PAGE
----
Preparing for organized labor's Solidarity Day march in Washington Saturday, Robert E. Petersen described it as "a celebration" of the 100th anniversary of the organized labor movement in the United States, but admits that in his business, these are hardly festive times.
Petersen is president of the Greater Washington Central Labor Council, which comprises 150 unions in the Washington area and claims 250,000 members. He said that for all of them, "things are terrible."
Organized labor for decades has had difficulty making itself felt in the Washington area. Now economic conditions, legal trends and the policies of the Reagan administration have sapped the strength and morale of the unions, Petersen said.
Petersen, interviewed in the Labor Council's downtown office, disputed the traditional view that Washington is not a union town. Unions have existed here for more than a century, and with a quarter-million members, they represent a substantial portion of the work force, he said. But Petersen acknowledged that because members are scattered through three political jurisdictions and are involved in diverse occupations, unions here cannot hope to exert influence comparable to that of the auto workers in Michigan or the rubber workers in Ohio.
In addition, the labor movement here lacks influence proportional to its numbers because many union members are public employes, prohibited by law from striking, or federal workers, barred by law from partisan political activity. But the unions' current difficulties, Petersen said, are traceable not to their inherent weaknesses, but to the policies of the Reagan administration -- policies that union members from across the country will protest here this weekend.
"Things are going as terrible as they are now because of the Reagan policies, which to us, at least, seem to be extremely antiunion. We are on the defensive, trying to defend the things we fought to get for years," he said. State and local governments and businesses "take their lead from Reagan and say, 'The president is antiunion in his actions, let's get tough with the unions.' "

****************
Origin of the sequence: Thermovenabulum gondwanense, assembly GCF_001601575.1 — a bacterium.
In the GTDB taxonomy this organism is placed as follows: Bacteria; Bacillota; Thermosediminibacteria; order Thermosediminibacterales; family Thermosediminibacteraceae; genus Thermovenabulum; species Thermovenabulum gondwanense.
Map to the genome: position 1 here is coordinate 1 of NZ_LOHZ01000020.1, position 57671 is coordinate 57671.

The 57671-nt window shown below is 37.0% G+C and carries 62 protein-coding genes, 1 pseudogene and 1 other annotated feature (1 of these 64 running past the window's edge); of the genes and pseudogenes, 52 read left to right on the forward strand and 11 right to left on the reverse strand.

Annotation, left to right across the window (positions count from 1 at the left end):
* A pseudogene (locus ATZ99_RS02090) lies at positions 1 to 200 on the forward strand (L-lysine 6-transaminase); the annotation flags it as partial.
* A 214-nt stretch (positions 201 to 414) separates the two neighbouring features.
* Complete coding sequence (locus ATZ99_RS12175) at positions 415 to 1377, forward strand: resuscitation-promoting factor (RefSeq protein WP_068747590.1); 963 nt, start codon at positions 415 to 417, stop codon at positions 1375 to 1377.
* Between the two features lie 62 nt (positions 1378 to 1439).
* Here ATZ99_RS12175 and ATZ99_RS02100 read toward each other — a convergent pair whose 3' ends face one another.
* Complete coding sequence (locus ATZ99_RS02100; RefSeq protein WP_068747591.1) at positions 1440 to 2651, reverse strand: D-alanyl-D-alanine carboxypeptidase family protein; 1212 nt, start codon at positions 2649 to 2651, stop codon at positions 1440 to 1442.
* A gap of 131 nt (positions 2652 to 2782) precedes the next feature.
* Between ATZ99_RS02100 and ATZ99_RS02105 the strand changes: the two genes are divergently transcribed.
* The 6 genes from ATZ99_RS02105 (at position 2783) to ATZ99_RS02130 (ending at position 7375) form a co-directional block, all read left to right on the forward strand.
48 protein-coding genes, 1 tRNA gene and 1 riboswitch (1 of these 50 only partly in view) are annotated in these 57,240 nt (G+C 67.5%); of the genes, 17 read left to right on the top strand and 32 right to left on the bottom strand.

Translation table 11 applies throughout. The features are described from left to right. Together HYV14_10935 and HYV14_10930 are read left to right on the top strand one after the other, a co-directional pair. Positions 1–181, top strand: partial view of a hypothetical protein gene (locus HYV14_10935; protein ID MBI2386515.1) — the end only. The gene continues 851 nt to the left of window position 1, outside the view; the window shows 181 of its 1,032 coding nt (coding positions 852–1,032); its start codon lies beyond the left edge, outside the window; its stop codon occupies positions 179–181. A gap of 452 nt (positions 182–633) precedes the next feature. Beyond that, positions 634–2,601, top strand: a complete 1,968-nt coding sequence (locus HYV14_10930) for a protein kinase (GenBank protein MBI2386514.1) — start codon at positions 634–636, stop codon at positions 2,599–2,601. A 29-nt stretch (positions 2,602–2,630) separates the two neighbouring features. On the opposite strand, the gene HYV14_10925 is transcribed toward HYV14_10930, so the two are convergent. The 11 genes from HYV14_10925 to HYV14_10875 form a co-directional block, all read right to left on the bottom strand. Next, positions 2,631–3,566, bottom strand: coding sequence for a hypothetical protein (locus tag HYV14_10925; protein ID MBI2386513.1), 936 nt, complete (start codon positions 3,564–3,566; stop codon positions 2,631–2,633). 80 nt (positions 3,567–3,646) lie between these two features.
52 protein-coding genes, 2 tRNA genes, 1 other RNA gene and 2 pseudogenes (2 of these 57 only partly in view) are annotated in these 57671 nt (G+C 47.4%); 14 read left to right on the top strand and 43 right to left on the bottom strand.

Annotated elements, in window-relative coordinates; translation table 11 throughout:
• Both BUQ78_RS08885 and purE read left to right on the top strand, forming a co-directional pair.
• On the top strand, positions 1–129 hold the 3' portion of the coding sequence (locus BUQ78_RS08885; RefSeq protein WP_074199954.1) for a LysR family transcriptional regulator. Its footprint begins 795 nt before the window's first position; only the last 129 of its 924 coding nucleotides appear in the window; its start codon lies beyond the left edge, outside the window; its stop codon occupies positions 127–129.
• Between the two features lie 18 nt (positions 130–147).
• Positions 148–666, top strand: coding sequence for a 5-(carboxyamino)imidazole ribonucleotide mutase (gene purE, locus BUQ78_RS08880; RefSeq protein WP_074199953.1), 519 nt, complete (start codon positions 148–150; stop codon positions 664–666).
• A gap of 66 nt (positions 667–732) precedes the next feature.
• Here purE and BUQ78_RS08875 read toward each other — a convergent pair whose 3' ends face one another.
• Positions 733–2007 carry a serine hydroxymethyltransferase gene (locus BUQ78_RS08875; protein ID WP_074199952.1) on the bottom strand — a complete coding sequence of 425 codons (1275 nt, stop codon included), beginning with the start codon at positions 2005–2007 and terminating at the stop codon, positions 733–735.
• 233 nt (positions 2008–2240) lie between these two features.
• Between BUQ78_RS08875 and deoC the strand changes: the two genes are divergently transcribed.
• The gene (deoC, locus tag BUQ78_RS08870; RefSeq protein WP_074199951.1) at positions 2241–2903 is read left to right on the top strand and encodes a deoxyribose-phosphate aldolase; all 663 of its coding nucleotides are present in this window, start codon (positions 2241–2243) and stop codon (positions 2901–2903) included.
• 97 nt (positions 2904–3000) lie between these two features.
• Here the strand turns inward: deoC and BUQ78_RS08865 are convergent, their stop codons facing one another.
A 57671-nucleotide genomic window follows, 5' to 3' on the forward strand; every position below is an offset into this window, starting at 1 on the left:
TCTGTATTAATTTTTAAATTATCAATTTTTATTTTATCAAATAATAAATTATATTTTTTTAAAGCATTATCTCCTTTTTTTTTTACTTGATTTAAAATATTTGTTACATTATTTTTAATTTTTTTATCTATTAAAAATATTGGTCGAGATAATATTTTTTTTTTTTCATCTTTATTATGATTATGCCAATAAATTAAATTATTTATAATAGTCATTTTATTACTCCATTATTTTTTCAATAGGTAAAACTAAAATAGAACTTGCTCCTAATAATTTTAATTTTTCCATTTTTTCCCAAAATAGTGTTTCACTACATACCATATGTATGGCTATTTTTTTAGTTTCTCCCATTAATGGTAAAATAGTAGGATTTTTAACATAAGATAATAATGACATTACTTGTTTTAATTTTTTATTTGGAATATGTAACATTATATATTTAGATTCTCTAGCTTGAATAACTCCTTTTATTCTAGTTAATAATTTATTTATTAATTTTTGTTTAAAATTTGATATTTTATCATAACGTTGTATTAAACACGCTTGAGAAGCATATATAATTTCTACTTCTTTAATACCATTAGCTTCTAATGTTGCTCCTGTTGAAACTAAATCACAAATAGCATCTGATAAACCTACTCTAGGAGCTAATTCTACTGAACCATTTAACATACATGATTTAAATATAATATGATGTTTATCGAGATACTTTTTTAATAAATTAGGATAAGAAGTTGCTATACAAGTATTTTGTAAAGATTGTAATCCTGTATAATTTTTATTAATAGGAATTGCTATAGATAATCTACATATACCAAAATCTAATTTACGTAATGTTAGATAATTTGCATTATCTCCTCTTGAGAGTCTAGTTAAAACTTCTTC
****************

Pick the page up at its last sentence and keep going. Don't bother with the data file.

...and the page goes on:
He said the administration's dismissal of striking air traffic controllers and refusal to negotiate with them intimidated other government workers.
"It's terrible that the president wants to do this in a dictatorial way. To them, collective bargaining means, 'We give a decision and you accept it.' That's not collective bargaining." But the policy has a ripple effect on state and county officials, he said. They say, " 'If Reagan does it, we can do it, too.' It will have a hell of an effect throughout the nation," Petersen said.
Petersen gave these reasons for labor's admitted failure to make more of an impact in the Washington area:
* Efforts to organize nonunion businesses are undercut by "a large number of antiunion consultants in this area, employed by many of the businesses to come and have the union decertified, or if it's a nonunion company, to educate the supervisory staff on how to eliminate any possibility that it would go union. You have notorious national people in this town, who come in and give lectures and seminars on how to keep unions out of the work place."
* The District of Columbia government, he said, has consistently given construction contracts to nonunion contractors. Even the convention center, the biggest current project, is being built mostly by nonunion labor, Petersen said. In addition, the city government, while engaged in collective bargaining with the unions over next year's salaries, is also handing over some of its functions, such as maintenance work at the University of the District of Columbia, to contractors who use nonunion workers.
* High rates of unemployment have so increased the labor pool that nonunion employers have no trouble hiring workers for jobs that might otherwise be union-controlled.
* Legal restrictions have undercut union solidarity. A union that pulls its members off a job to honor another union's picket line faces court action and heavy damage claims for violating its own contract.
Petersen said that was why the unions were unable to prevent New York Air from operating with nonunion help. The leaders of the machinists, electricians, baggage handlers and food workers unions objected to New York Air's policies, he said, but they did not walk off the job to honor the picket lines of the Air Line Pilots Association.
As a result, he said, unions here are in "a sad situation" in which "we don't have near the impact that we should have. I wish we did. All we're trying to do is raise the standard of living for the workers."
The unions say they expect as many as 100,000 participants in the Solidarity Day events. It will be an "economic bonanza" for local businesses, Petersen said, but it has a more long-range purpose: "To challenge the Reagan administration's so-called mandate to dismantle 50 years of social and economic progress."